But wait, BMWMOA = BMW Motorcycle Owners of America and you don’t have a BMW. Well, I know but I thought I’d ride up there and give a bunch of guys bike envy.
Truth is, my father rides a BMW RT, and his friend Kyle Sr., also has an RT, and his son Kyle Jr., who also gets called Bradley by his father rides a nice RS. So they have a vested interest in going to this show. Last year it was held in Lima Ohio because someone at BMWMOA was getting paid big time by someone in Lima. They had to be, that’s the only reason I could think of having it there so they moved it to Vermont.
We left early Tuesday morning. Our goal was to get to Vermont Wednesday night. It’s about a ~900 mile ride give-or take. But we elected to go all back roads, so it turned out to be almost 960. Kyle Sr. has a broken tail bone so he couldn’t ride the distance and trailered his bike up from Florida.
I met my father at 7:30am Tuesday and we headed on up to Dayton to pickup the Father and Son Kyle’s. We headed out from Dayton 8:30am.
We slabbed it out of Ohio up 675 and across 70 and hopped on back roads across Pennsylvania almost to NY. We punched in the better part of 600 miles that day which wasn’t too shabby given the roads we were on. Keeping in mind we had a Ford F250 chase truck with us. We found a motel around 10pm that nigh and they were kind enough to let us park our bikes on the porch because the possibility or rain was in the forecast. After all they weren’t Harleys ?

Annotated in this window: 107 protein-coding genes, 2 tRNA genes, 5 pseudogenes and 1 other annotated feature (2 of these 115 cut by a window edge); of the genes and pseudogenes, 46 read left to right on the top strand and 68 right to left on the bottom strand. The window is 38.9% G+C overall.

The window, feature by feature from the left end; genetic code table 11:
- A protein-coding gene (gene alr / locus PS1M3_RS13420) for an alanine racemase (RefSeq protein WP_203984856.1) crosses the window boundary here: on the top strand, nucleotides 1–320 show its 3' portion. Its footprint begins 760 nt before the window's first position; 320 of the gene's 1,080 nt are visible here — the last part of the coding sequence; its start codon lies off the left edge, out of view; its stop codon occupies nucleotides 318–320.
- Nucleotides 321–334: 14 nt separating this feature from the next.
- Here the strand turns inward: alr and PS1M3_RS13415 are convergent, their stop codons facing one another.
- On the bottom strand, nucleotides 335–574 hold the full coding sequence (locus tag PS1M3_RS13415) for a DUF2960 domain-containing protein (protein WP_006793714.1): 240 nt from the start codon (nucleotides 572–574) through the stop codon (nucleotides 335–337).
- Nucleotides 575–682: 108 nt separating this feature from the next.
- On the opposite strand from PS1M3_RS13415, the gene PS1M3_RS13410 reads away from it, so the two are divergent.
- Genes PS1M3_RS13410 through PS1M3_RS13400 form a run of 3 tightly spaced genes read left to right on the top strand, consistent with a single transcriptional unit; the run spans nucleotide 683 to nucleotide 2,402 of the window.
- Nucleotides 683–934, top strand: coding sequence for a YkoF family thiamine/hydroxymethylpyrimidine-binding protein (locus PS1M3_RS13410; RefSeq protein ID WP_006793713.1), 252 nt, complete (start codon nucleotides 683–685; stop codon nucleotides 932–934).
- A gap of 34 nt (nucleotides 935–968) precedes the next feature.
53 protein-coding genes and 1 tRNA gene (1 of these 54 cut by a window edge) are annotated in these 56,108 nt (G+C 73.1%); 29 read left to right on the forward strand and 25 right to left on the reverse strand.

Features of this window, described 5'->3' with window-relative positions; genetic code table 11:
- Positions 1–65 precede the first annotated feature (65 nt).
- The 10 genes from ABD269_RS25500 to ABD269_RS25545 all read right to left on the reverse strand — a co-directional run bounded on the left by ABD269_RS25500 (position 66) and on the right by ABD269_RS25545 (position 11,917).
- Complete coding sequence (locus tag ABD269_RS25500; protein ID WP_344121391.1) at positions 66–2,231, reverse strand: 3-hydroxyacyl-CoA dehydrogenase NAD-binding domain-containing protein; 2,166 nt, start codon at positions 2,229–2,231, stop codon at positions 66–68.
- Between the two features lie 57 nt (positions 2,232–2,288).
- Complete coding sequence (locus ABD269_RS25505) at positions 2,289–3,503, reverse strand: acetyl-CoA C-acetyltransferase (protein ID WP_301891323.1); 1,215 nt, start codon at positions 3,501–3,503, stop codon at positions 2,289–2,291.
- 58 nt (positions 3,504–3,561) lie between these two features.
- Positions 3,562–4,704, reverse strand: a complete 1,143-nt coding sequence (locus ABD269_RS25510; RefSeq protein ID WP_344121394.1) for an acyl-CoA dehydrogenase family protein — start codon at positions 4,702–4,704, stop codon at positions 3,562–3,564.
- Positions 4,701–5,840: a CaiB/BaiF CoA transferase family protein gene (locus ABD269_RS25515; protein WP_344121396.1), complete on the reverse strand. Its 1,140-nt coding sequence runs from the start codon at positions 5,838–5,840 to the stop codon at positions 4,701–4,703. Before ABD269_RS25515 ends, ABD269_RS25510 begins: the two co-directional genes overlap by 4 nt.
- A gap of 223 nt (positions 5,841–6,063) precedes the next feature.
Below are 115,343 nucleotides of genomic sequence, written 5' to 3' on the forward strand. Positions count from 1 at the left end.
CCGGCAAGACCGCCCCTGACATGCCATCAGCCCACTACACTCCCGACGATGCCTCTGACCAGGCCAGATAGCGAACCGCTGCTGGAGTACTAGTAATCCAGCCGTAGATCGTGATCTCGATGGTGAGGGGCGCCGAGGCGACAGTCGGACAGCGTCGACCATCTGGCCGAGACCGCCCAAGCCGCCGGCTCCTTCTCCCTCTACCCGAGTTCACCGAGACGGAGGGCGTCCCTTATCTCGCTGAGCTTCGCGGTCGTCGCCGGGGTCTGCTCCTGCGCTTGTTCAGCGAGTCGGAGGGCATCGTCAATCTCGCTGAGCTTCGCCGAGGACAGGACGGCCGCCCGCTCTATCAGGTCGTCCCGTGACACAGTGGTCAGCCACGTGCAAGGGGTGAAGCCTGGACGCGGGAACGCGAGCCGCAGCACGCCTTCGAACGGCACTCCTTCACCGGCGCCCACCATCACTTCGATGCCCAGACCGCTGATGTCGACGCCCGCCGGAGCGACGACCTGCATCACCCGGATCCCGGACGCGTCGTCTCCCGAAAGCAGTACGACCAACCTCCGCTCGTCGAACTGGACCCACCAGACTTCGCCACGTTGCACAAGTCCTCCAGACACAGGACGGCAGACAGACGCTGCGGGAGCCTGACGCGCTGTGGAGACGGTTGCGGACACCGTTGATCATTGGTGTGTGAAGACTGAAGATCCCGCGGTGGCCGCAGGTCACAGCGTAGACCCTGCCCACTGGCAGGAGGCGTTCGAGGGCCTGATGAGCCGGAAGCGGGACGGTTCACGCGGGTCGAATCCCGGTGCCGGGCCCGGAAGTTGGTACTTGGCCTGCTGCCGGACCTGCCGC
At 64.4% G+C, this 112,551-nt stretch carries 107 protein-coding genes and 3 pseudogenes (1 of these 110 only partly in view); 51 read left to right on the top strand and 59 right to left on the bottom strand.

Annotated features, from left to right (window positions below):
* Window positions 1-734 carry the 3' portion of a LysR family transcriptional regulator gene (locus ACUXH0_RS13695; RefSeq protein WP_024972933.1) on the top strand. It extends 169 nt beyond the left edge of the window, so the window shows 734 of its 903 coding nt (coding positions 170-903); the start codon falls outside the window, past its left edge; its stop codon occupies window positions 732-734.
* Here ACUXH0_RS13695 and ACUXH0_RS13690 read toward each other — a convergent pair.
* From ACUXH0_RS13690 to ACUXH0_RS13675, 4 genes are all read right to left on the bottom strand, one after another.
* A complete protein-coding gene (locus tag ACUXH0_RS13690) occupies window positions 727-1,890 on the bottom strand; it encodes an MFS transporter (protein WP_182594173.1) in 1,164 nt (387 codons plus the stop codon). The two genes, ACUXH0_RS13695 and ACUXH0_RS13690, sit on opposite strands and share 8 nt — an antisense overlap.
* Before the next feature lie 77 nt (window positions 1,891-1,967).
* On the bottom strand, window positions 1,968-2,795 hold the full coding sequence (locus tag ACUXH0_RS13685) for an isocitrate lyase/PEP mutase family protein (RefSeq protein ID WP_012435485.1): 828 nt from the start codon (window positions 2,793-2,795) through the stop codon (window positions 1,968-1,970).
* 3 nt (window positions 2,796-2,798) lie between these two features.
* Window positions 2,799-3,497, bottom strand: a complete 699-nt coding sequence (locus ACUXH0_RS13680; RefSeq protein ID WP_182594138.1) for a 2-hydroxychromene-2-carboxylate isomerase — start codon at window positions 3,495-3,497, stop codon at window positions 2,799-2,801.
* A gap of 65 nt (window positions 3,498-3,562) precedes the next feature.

The next day we headed on up the rest of the way through
The route was pretty much this:
The 06 FJR performed flawlessly on the back roads and the slab. The stock windshield for me is pretty good. I might look at something a little wider, but I don’t want to give up any air flow in the low position. I have a short inseam yet I chose the top seat position for the ride up, (the low position for the ride back). I find myself putting my feed on the passenger pegs a lot. If feel a little cramped at times, or am just not used to the normal pegs yet. I guess transitioning from the ZX-11 will take some time. But I like it.
The buzz is all but gone after the 600 mile service. After about 1200 more miles though the head is a little loose, I’ll need to tighten that up.
The rally was in Essex Junction Vermont, but our hotel was 20 miles north in St. Albans. It was there we got our first taste of Vermont hospitality. Which suffice it to say wasn’t very hospitable. But we ignored it and stayed there anyway. It was already late but we found a nice restaurant in town and had a really nice meal. They were about to close but stayed open for us.
Thursday the show opened.
There were 8000 people in attendance; bikes of all kinds, mostly beemers, but you could see just about anything there. The vendor area was a tad disappointing though it was air-conditioned. We attended a tire seminar put on by a tire engineer from Bridgestone. It was hugely informative and it dispelled a lot of the tire myths that are floating around the net.